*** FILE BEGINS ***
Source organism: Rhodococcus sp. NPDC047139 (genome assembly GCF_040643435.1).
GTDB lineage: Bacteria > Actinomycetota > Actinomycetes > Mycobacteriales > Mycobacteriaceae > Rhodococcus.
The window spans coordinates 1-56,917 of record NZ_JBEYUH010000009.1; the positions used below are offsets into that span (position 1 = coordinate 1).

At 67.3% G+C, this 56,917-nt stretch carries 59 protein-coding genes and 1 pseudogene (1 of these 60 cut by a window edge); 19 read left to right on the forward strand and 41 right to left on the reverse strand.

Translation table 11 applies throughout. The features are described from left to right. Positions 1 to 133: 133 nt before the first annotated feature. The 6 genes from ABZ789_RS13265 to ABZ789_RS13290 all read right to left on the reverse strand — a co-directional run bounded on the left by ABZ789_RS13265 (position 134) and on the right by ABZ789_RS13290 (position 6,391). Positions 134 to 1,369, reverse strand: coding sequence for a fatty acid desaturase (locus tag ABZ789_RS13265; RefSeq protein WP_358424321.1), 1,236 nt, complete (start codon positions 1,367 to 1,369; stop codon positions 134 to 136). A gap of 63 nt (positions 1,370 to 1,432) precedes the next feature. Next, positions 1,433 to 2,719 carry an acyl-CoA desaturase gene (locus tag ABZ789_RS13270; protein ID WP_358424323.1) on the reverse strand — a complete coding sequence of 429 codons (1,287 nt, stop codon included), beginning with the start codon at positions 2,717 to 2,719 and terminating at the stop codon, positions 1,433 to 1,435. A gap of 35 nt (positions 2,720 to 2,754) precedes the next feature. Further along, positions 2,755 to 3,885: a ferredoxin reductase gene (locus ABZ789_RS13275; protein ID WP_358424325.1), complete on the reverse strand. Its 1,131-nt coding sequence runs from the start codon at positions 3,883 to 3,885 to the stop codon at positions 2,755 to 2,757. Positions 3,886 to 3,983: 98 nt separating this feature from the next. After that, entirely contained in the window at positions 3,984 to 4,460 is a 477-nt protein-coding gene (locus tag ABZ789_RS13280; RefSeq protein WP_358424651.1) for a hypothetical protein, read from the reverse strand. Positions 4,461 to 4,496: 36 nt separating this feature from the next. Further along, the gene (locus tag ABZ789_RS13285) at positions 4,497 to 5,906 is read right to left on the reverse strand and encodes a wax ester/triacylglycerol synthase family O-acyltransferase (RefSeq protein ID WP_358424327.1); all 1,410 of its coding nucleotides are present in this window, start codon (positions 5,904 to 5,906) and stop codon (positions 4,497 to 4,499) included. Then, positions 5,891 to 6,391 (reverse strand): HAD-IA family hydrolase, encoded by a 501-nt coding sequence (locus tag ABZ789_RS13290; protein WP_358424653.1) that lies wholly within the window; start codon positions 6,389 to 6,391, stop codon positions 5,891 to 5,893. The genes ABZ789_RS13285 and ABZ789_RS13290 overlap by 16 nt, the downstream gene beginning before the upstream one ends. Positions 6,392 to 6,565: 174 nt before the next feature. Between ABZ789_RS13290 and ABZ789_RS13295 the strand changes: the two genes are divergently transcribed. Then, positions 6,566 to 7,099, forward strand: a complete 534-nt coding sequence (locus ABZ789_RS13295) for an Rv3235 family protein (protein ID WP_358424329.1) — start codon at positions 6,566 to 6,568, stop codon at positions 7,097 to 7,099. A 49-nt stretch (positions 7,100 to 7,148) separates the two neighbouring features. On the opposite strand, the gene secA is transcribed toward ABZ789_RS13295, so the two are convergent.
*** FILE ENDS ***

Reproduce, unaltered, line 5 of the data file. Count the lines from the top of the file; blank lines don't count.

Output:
Translation table 11 applies throughout. The features are described from left to right. Positions 1 to 133: 133 nt before the first annotated feature. The 6 genes from ABZ789_RS13265 to ABZ789_RS13290 all read right to left on the reverse strand — a co-directional run bounded on the left by ABZ789_RS13265 (position 134) and on the right by ABZ789_RS13290 (position 6,391). Positions 134 to 1,369, reverse strand: coding sequence for a fatty acid desaturase (locus tag ABZ789_RS13265; RefSeq protein WP_358424321.1), 1,236 nt, complete (start codon positions 1,367 to 1,369; stop codon positions 134 to 136). A gap of 63 nt (positions 1,370 to 1,432) precedes the next feature. Next, positions 1,433 to 2,719 carry an acyl-CoA desaturase gene (locus tag ABZ789_RS13270; protein ID WP_358424323.1) on the reverse strand — a complete coding sequence of 429 codons (1,287 nt, stop codon included), beginning with the start codon at positions 2,717 to 2,719 and terminating at the stop codon, positions 1,433 to 1,435. A gap of 35 nt (positions 2,720 to 2,754) precedes the next feature. Further along, positions 2,755 to 3,885: a ferredoxin reductase gene (locus ABZ789_RS13275; protein ID WP_358424325.1), complete on the reverse strand. Its 1,131-nt coding sequence runs from the start codon at positions 3,883 to 3,885 to the stop codon at positions 2,755 to 2,757. Positions 3,886 to 3,983: 98 nt separating this feature from the next. After that, entirely contained in the window at positions 3,984 to 4,460 is a 477-nt protein-coding gene (locus tag ABZ789_RS13280; RefSeq protein WP_358424651.1) for a hypothetical protein, read from the reverse strand. Positions 4,461 to 4,496: 36 nt separating this feature from the next. Further along, the gene (locus tag ABZ789_RS13285) at positions 4,497 to 5,906 is read right to left on the reverse strand and encodes a wax ester/triacylglycerol synthase family O-acyltransferase (RefSeq protein ID WP_358424327.1); all 1,410 of its coding nucleotides are present in this window, start codon (positions 5,904 to 5,906) and stop codon (positions 4,497 to 4,499) included. Then, positions 5,891 to 6,391 (reverse strand): HAD-IA family hydrolase, encoded by a 501-nt coding sequence (locus tag ABZ789_RS13290; protein WP_358424653.1) that lies wholly within the window; start codon positions 6,389 to 6,391, stop codon positions 5,891 to 5,893. The genes ABZ789_RS13285 and ABZ789_RS13290 overlap by 16 nt, the downstream gene beginning before the upstream one ends. Positions 6,392 to 6,565: 174 nt before the next feature. Between ABZ789_RS13290 and ABZ789_RS13295 the strand changes: the two genes are divergently transcribed. Then, positions 6,566 to 7,099, forward strand: a complete 534-nt coding sequence (locus ABZ789_RS13295) for an Rv3235 family protein (protein ID WP_358424329.1) — start codon at positions 6,566 to 6,568, stop codon at positions 7,097 to 7,099. A 49-nt stretch (positions 7,100 to 7,148) separates the two neighbouring features. On the opposite strand, the gene secA is transcribed toward ABZ789_RS13295, so the two are convergent.